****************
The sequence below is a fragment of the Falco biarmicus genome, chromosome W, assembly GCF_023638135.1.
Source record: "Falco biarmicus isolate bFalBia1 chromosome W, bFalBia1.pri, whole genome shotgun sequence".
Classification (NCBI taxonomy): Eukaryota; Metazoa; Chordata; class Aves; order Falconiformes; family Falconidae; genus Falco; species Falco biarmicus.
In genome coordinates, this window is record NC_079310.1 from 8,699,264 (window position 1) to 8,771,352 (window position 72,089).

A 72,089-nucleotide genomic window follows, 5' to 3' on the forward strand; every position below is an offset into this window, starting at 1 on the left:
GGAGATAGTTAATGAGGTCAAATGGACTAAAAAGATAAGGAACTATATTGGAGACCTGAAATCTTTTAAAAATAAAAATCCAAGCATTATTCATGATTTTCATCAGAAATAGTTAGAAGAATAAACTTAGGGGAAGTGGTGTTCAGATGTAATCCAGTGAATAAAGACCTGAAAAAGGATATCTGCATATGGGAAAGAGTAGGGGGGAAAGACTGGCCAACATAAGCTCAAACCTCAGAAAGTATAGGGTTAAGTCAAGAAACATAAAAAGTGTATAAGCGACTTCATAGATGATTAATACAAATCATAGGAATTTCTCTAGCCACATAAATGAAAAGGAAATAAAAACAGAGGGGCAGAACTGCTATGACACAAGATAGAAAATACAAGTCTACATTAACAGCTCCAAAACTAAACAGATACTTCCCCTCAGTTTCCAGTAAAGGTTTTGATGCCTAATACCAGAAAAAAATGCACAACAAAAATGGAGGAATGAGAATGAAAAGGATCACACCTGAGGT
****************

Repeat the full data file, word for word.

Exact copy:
The sequence below is a fragment of the Falco biarmicus genome, chromosome W, assembly GCF_023638135.1.
Source record: "Falco biarmicus isolate bFalBia1 chromosome W, bFalBia1.pri, whole genome shotgun sequence".
Classification (NCBI taxonomy): Eukaryota; Metazoa; Chordata; class Aves; order Falconiformes; family Falconidae; genus Falco; species Falco biarmicus.
In genome coordinates, this window is record NC_079310.1 from 8,699,264 (window position 1) to 8,771,352 (window position 72,089).

A 72,089-nucleotide genomic window follows, 5' to 3' on the forward strand; every position below is an offset into this window, starting at 1 on the left:
GGAGATAGTTAATGAGGTCAAATGGACTAAAAAGATAAGGAACTATATTGGAGACCTGAAATCTTTTAAAAATAAAAATCCAAGCATTATTCATGATTTTCATCAGAAATAGTTAGAAGAATAAACTTAGGGGAAGTGGTGTTCAGATGTAATCCAGTGAATAAAGACCTGAAAAAGGATATCTGCATATGGGAAAGAGTAGGGGGGAAAGACTGGCCAACATAAGCTCAAACCTCAGAAAGTATAGGGTTAAGTCAAGAAACATAAAAAGTGTATAAGCGACTTCATAGATGATTAATACAAATCATAGGAATTTCTCTAGCCACATAAATGAAAAGGAAATAAAAACAGAGGGGCAGAACTGCTATGACACAAGATAGAAAATACAAGTCTACATTAACAGCTCCAAAACTAAACAGATACTTCCCCTCAGTTTCCAGTAAAGGTTTTGATGCCTAATACCAGAAAAAAATGCACAACAAAAATGGAGGAATGAGAATGAAAAGGATCACACCTGAGGT